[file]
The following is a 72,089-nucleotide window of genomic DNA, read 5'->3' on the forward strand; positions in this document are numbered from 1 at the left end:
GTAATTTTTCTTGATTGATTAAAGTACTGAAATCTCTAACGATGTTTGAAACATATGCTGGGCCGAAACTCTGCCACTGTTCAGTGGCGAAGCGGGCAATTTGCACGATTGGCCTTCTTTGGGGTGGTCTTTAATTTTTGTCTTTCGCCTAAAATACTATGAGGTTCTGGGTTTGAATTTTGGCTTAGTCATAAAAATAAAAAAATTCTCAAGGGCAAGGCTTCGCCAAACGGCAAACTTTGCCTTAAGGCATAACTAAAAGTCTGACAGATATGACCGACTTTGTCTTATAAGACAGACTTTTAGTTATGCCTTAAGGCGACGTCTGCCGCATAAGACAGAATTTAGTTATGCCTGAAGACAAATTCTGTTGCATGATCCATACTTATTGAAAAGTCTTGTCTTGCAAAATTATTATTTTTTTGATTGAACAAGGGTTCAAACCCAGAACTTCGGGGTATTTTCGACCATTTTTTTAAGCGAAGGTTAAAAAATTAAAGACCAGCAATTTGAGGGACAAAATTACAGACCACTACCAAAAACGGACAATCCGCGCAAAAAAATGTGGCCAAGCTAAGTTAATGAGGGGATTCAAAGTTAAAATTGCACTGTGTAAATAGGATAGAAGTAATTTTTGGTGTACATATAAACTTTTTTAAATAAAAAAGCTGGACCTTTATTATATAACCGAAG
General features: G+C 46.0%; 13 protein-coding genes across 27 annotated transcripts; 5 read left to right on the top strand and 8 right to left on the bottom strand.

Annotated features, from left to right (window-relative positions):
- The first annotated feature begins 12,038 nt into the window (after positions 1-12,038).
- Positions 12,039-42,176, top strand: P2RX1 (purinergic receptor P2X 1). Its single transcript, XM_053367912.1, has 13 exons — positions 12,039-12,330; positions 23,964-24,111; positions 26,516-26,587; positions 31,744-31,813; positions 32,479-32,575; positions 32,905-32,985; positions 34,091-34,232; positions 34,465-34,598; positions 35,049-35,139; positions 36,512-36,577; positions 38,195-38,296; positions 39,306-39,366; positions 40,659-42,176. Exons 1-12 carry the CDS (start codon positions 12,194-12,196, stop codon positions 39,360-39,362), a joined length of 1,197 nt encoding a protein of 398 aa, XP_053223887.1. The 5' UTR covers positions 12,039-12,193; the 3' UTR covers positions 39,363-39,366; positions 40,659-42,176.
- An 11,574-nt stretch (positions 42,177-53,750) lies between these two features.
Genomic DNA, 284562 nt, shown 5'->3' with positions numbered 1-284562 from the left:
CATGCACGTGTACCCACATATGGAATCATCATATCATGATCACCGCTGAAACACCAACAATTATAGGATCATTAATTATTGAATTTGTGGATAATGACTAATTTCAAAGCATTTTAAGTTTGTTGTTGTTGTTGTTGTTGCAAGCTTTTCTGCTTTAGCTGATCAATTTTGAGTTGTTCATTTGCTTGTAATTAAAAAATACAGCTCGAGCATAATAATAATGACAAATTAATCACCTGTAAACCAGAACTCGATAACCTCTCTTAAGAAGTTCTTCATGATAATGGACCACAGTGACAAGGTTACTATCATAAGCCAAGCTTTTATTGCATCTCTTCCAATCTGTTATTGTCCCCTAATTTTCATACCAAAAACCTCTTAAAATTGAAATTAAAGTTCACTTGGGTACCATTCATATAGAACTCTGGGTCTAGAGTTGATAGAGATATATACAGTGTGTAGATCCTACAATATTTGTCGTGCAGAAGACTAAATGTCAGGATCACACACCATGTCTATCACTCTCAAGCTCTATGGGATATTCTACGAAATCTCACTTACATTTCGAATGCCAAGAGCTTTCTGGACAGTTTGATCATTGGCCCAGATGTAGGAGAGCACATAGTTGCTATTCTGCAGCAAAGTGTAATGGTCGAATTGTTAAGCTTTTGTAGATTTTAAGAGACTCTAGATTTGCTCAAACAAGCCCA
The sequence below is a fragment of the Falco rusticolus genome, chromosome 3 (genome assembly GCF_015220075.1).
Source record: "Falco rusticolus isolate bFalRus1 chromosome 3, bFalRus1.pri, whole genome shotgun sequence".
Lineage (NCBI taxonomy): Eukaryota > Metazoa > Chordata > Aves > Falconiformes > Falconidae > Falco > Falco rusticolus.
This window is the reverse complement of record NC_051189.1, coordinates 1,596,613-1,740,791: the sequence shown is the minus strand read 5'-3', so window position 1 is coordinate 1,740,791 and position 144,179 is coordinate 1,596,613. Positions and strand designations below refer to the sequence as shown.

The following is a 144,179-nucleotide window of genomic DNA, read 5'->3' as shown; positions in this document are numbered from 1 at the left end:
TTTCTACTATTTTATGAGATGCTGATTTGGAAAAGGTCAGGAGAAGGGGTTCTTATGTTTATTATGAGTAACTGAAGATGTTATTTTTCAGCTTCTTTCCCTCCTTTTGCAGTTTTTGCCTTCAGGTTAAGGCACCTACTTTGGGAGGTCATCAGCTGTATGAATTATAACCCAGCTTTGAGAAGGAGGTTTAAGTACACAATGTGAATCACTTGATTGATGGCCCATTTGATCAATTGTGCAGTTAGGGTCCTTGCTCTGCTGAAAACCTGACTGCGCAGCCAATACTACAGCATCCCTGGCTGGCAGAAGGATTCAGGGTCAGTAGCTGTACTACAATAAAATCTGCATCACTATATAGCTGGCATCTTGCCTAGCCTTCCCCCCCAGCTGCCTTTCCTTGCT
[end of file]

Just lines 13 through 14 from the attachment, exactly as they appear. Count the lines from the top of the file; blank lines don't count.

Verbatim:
This window is the reverse complement of record NC_051189.1, coordinates 1,596,613-1,740,791: the sequence shown is the minus strand read 5'-3', so window position 1 is coordinate 1,740,791 and position 144,179 is coordinate 1,596,613. Positions and strand designations below refer to the sequence as shown.

The following is a 144,179-nucleotide window of genomic DNA, read 5'->3' as shown; positions in this document are numbered from 1 at the left end: